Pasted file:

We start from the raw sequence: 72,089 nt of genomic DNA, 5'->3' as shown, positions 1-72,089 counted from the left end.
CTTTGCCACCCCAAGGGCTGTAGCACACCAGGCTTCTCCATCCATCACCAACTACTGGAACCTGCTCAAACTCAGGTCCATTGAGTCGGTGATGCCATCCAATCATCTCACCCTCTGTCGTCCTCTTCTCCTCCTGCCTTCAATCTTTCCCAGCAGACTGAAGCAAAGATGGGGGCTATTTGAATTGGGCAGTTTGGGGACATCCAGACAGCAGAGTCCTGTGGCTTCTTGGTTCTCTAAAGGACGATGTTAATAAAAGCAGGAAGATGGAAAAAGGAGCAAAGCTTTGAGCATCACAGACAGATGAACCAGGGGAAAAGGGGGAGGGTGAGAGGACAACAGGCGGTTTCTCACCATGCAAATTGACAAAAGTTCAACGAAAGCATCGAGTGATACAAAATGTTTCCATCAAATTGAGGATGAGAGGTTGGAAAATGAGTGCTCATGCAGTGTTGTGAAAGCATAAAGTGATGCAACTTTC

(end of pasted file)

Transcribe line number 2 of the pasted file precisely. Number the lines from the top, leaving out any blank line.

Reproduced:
CTTTGCCACCCCAAGGGCTGTAGCACACCAGGCTTCTCCATCCATCACCAACTACTGGAACCTGCTCAAACTCAGGTCCATTGAGTCGGTGATGCCATCCAATCATCTCACCCTCTGTCGTCCTCTTCTCCTCCTGCCTTCAATCTTTCCCAGCAGACTGAAGCAAAGATGGGGGCTATTTGAATTGGGCAGTTTGGGGACATCCAGACAGCAGAGTCCTGTGGCTTCTTGGTTCTCTAAAGGACGATGTTAATAAAAGCAGGAAGATGGAAAAAGGAGCAAAGCTTTGAGCATCACAGACAGATGAACCAGGGGAAAAGGGGGAGGGTGAGAGGACAACAGGCGGTTTCTCACCATGCAAATTGACAAAAGTTCAACGAAAGCATCGAGTGATACAAAATGTTTCCATCAAATTGAGGATGAGAGGTTGGAAAATGAGTGCTCATGCAGTGTTGTGAAAGCATAAAGTGATGCAACTTTC